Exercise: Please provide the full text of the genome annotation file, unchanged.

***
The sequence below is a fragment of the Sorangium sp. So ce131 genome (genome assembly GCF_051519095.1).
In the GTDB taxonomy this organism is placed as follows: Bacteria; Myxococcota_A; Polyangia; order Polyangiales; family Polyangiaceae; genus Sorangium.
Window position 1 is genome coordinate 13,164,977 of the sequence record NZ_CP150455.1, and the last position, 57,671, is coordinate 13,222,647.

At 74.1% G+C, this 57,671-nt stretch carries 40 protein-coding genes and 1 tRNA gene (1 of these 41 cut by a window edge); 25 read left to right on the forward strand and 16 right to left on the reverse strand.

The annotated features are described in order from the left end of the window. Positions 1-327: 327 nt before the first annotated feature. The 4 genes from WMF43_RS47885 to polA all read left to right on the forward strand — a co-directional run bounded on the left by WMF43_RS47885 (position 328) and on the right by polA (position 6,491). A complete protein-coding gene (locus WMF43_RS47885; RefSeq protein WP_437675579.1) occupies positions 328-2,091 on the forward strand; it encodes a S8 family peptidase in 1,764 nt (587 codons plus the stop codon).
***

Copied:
The sequence below is a fragment of the Sorangium sp. So ce131 genome (genome assembly GCF_051519095.1).
In the GTDB taxonomy this organism is placed as follows: Bacteria; Myxococcota_A; Polyangia; order Polyangiales; family Polyangiaceae; genus Sorangium.
Window position 1 is genome coordinate 13,164,977 of the sequence record NZ_CP150455.1, and the last position, 57,671, is coordinate 13,222,647.

At 74.1% G+C, this 57,671-nt stretch carries 40 protein-coding genes and 1 tRNA gene (1 of these 41 cut by a window edge); 25 read left to right on the forward strand and 16 right to left on the reverse strand.

The annotated features are described in order from the left end of the window. Positions 1-327: 327 nt before the first annotated feature. The 4 genes from WMF43_RS47885 to polA all read left to right on the forward strand — a co-directional run bounded on the left by WMF43_RS47885 (position 328) and on the right by polA (position 6,491). A complete protein-coding gene (locus WMF43_RS47885; RefSeq protein WP_437675579.1) occupies positions 328-2,091 on the forward strand; it encodes a S8 family peptidase in 1,764 nt (587 codons plus the stop codon).